Prologue to the Gettysburg Address?


Forum Host
Oct 10, 2012
Mt. Jackson, Va
President #AbrahamLincoln was known to keep notes on various concepts and thoughts, spinning them around in his head, and on paper, for months. Oftentimes these ideas would later emerge in his most significant writings.
Such was the case with the Gettysburg Address, the seeds of which can be found in a rare, impromptu talk that Lincoln gave at the White House in July, 1863. People had gathered to celebrate double Union victories at Gettysburg National Military Park and at Vicksburg National Military Park when the president revealed the rough beginnings of a much more eloquent speech to come, when he spoke these unscripted words:
“How long ago is it? – eighty odd years – since on the Fourth of July for the first time in the history of the world a nation by its representatives, assembled and declared as a self-evident truth that ‘all men are created equal.’ Now, when we have a gigantic Rebellion, at the bottom of which is an effort to overthrow the principle that all men were created equal…it is appropriate that on the 4th the cohorts of those who opposed the declaration that all men are created equal, ‘turned tail’ and ran.”
These two concurrent Union victories were turning points in a war that threatened American democracy, the form of government that Lincoln called “the last best hope of earth.”
The symbolism of this watershed moment happening on the anniversary of American Independence was not lost on the president, or the country.



Feb 20, 2005
Great topic! I've read two books that discuss the Gettysburg Address and the manner in which Lincoln both built up to the final version as well as the historic connections of the language. It's been ages since I actually read the books, but since they both remain as impactful in my memory, they are likely beneficial in their own ways.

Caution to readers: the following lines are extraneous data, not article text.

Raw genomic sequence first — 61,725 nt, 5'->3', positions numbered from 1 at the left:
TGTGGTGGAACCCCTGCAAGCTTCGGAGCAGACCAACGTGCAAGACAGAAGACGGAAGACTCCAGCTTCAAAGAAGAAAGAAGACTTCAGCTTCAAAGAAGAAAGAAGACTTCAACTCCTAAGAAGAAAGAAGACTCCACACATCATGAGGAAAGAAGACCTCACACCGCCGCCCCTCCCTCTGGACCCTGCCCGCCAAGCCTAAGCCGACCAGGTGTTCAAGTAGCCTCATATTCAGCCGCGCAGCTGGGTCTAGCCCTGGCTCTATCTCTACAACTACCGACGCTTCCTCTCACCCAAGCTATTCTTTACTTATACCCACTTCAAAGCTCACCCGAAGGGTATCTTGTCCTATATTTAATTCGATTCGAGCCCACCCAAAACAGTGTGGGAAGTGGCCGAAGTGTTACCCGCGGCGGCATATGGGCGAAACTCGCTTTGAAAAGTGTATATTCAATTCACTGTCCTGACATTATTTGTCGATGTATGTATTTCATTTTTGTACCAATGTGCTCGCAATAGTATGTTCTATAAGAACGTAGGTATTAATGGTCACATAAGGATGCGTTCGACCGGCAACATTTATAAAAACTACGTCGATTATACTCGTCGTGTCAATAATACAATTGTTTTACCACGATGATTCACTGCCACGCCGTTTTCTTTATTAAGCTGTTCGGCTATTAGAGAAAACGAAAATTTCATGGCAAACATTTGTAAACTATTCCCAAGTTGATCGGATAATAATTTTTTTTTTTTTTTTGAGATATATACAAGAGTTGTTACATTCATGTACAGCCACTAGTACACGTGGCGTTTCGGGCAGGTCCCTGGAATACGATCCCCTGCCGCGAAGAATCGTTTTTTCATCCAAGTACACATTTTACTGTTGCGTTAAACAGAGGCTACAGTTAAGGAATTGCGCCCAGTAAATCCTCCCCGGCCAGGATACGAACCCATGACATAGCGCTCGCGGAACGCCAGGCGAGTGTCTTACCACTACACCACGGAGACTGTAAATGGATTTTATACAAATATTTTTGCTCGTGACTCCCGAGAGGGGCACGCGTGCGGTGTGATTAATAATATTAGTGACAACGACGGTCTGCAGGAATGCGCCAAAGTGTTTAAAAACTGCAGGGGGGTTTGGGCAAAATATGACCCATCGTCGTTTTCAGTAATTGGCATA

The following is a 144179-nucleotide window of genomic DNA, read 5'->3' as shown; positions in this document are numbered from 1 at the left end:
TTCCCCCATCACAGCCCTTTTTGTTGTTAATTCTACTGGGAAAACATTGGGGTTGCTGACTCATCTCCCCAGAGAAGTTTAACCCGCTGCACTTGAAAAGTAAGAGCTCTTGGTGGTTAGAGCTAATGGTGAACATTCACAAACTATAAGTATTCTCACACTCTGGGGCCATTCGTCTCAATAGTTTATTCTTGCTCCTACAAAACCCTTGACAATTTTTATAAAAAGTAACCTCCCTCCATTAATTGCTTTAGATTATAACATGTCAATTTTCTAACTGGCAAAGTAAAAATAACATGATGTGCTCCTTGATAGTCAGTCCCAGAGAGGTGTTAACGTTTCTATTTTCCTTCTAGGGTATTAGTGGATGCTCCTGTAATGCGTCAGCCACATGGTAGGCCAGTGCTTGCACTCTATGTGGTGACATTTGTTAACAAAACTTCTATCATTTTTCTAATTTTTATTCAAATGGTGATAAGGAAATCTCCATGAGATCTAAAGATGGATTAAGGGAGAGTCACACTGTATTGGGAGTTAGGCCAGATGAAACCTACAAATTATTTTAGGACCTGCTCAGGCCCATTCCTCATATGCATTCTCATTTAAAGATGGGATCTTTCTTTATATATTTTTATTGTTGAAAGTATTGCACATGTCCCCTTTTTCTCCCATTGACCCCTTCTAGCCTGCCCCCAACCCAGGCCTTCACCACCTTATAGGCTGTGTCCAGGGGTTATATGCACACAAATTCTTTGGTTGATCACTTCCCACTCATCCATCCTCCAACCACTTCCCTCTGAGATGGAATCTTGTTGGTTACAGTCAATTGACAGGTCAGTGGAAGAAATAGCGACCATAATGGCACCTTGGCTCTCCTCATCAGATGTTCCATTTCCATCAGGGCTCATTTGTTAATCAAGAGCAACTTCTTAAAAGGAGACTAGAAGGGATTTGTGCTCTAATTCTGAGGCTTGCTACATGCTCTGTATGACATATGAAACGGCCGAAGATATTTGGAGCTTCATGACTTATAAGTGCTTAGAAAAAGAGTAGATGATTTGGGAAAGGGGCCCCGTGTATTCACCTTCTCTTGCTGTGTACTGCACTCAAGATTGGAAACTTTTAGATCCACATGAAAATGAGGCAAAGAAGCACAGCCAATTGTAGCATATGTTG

The first, which has the great history of the build up over the weeks as alluded to in frontrank2's OP is Lincoln's Sword: The Presidency and the Power of Words by Douglas Wilson. The focus of the book is on the continued use, by Lincoln, of words to build his political career. The section on the Gettysburg Address goes into the various instances of building on earlier thoughts to come to the ultimate speech.

The other book, Lincoln at Gettysburg: The Words that Remade America by Garry Wills, delves into the oratorical techniques that Lincoln uses, connecting to Greek and funeral oration for the linguistic stylings in the speech. As someone who is not even remotely adept at the Greek "classics" and linguistics that can be drawn from them, it is a fascinating insight into how a speech of this sort is constructed on a word by word basis and that each portion has a specific purpose and connection to prior/later parts of the speech. To be honest, it really made me feel like a Grade A ignoramus (but still an interesting read!)


Jul 31, 2021
That sounds like a book I very much need to read. Thank you for enlightening me. Feeling like an ignoramus inspires me to be better.